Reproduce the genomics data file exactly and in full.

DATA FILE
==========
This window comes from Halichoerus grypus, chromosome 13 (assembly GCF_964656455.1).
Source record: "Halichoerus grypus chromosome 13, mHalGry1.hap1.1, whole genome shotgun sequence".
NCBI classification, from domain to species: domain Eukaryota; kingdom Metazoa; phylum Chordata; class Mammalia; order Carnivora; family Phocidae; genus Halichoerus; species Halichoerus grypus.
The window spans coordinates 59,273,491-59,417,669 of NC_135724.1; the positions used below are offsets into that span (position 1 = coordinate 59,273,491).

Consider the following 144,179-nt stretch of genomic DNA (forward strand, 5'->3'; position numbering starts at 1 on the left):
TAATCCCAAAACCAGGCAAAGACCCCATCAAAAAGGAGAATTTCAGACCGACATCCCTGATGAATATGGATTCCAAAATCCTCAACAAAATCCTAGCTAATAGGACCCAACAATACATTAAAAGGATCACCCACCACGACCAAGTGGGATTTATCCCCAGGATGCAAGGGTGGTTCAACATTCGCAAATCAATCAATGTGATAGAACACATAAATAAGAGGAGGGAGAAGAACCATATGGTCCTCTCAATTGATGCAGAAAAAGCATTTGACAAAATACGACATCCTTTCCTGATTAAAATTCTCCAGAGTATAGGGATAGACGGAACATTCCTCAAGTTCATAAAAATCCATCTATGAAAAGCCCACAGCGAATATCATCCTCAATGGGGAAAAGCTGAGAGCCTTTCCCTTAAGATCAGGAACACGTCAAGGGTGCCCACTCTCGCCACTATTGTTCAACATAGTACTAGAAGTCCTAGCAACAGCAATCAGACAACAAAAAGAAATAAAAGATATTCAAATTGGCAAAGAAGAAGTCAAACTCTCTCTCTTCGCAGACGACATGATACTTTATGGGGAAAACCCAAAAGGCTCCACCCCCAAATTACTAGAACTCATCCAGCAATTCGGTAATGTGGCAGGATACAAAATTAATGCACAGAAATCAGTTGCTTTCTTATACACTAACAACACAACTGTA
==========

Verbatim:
This window comes from Halichoerus grypus, chromosome 13 (assembly GCF_964656455.1).
Source record: "Halichoerus grypus chromosome 13, mHalGry1.hap1.1, whole genome shotgun sequence".
NCBI classification, from domain to species: domain Eukaryota; kingdom Metazoa; phylum Chordata; class Mammalia; order Carnivora; family Phocidae; genus Halichoerus; species Halichoerus grypus.
The window spans coordinates 59,273,491-59,417,669 of NC_135724.1; the positions used below are offsets into that span (position 1 = coordinate 59,273,491).

Consider the following 144,179-nt stretch of genomic DNA (forward strand, 5'->3'; position numbering starts at 1 on the left):
TAATCCCAAAACCAGGCAAAGACCCCATCAAAAAGGAGAATTTCAGACCGACATCCCTGATGAATATGGATTCCAAAATCCTCAACAAAATCCTAGCTAATAGGACCCAACAATACATTAAAAGGATCACCCACCACGACCAAGTGGGATTTATCCCCAGGATGCAAGGGTGGTTCAACATTCGCAAATCAATCAATGTGATAGAACACATAAATAAGAGGAGGGAGAAGAACCATATGGTCCTCTCAATTGATGCAGAAAAAGCATTTGACAAAATACGACATCCTTTCCTGATTAAAATTCTCCAGAGTATAGGGATAGACGGAACATTCCTCAAGTTCATAAAAATCCATCTATGAAAAGCCCACAGCGAATATCATCCTCAATGGGGAAAAGCTGAGAGCCTTTCCCTTAAGATCAGGAACACGTCAAGGGTGCCCACTCTCGCCACTATTGTTCAACATAGTACTAGAAGTCCTAGCAACAGCAATCAGACAACAAAAAGAAATAAAAGATATTCAAATTGGCAAAGAAGAAGTCAAACTCTCTCTCTTCGCAGACGACATGATACTTTATGGGGAAAACCCAAAAGGCTCCACCCCCAAATTACTAGAACTCATCCAGCAATTCGGTAATGTGGCAGGATACAAAATTAATGCACAGAAATCAGTTGCTTTCTTATACACTAACAACACAACTGTA